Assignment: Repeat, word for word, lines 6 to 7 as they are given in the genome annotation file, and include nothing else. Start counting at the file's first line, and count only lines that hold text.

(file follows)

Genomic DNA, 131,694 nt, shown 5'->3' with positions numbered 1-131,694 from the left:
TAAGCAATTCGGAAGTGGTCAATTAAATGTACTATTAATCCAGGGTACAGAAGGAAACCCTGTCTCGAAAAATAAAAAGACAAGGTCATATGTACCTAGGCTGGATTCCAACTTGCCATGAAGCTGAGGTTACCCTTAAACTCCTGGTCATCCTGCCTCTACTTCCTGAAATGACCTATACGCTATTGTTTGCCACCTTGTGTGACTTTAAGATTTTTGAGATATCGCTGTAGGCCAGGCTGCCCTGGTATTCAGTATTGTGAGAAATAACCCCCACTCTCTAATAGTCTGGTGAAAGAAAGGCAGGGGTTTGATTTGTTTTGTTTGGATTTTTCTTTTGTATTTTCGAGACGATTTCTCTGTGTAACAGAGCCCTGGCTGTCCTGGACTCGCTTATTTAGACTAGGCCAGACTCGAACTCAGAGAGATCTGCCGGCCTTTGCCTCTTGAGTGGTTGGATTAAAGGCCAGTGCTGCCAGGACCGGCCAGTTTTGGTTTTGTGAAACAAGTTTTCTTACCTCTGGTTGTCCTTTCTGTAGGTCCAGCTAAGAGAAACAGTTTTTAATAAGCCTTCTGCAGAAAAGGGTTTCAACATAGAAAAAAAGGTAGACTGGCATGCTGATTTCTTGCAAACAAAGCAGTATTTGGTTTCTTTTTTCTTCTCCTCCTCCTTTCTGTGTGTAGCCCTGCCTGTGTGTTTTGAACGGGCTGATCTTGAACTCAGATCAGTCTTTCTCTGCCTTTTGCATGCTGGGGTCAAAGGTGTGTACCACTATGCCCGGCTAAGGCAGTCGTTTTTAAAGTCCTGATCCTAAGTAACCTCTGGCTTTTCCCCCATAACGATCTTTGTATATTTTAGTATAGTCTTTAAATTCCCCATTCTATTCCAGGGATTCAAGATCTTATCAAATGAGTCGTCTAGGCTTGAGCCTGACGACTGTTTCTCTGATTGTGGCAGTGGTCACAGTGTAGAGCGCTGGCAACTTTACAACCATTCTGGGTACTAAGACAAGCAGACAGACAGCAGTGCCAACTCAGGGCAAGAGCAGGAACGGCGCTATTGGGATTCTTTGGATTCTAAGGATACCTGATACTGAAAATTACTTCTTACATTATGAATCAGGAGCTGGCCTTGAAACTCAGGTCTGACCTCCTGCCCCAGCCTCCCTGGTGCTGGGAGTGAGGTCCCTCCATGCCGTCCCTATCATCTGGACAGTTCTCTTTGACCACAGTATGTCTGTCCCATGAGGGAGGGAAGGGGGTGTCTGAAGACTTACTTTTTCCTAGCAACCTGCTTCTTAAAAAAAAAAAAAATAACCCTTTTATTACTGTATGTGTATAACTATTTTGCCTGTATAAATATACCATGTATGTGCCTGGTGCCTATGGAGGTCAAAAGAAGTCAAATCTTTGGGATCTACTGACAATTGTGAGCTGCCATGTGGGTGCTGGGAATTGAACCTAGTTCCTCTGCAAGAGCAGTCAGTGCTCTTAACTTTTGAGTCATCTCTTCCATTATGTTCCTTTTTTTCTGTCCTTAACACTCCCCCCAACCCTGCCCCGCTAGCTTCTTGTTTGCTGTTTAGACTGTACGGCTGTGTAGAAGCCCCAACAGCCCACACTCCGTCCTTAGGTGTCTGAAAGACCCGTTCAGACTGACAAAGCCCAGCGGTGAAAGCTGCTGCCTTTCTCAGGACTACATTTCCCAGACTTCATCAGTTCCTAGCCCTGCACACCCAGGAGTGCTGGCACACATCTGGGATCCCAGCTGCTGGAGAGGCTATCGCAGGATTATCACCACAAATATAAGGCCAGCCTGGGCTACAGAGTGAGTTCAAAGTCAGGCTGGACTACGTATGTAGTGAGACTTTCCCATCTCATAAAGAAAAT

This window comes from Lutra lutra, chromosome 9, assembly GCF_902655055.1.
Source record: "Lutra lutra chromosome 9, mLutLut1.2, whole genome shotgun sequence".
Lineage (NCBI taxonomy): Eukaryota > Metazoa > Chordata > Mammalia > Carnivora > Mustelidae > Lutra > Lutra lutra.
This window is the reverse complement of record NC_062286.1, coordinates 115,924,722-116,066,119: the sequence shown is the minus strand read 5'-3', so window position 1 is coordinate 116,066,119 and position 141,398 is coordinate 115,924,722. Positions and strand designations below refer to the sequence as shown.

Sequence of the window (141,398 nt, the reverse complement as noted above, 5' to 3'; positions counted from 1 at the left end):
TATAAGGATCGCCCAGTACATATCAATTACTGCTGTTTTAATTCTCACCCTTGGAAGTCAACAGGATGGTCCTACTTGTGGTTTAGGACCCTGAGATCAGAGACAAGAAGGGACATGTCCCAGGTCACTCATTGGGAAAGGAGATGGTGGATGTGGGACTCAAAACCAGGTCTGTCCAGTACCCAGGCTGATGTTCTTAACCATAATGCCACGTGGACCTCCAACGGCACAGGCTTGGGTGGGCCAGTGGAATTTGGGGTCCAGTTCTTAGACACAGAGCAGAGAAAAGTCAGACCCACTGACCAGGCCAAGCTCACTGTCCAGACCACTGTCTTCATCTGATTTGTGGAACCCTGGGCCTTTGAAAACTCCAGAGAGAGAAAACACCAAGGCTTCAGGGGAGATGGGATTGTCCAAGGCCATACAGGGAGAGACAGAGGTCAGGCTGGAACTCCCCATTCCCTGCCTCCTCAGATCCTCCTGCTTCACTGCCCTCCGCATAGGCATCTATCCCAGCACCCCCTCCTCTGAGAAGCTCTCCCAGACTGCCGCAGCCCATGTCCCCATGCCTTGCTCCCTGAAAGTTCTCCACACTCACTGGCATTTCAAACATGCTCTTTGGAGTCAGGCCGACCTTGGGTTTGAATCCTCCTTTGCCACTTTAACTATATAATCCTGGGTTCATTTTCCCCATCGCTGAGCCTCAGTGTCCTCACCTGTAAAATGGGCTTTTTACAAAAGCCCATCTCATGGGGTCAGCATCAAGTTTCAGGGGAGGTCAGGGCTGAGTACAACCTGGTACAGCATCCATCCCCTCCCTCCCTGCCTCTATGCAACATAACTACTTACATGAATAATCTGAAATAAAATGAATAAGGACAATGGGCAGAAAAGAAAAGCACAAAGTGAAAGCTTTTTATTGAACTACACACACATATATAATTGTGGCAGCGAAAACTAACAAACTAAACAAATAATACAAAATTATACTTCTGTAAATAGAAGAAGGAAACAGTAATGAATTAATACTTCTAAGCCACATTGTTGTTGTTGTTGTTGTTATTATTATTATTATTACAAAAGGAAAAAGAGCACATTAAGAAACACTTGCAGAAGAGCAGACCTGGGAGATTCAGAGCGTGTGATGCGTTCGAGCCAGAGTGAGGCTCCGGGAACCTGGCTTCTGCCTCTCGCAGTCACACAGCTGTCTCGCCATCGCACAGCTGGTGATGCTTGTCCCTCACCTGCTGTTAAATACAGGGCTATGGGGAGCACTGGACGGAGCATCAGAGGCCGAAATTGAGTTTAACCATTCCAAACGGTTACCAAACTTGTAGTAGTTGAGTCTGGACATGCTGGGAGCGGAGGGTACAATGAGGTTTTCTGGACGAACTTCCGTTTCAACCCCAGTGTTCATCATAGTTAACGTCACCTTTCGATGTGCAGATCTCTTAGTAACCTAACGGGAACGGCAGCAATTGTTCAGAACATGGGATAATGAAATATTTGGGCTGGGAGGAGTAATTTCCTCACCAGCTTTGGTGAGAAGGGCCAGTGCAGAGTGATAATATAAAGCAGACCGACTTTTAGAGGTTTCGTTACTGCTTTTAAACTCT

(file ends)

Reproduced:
This window is the reverse complement of record NC_062286.1, coordinates 115,924,722-116,066,119: the sequence shown is the minus strand read 5'-3', so window position 1 is coordinate 116,066,119 and position 141,398 is coordinate 115,924,722. Positions and strand designations below refer to the sequence as shown.

Sequence of the window (141,398 nt, the reverse complement as noted above, 5' to 3'; positions counted from 1 at the left end):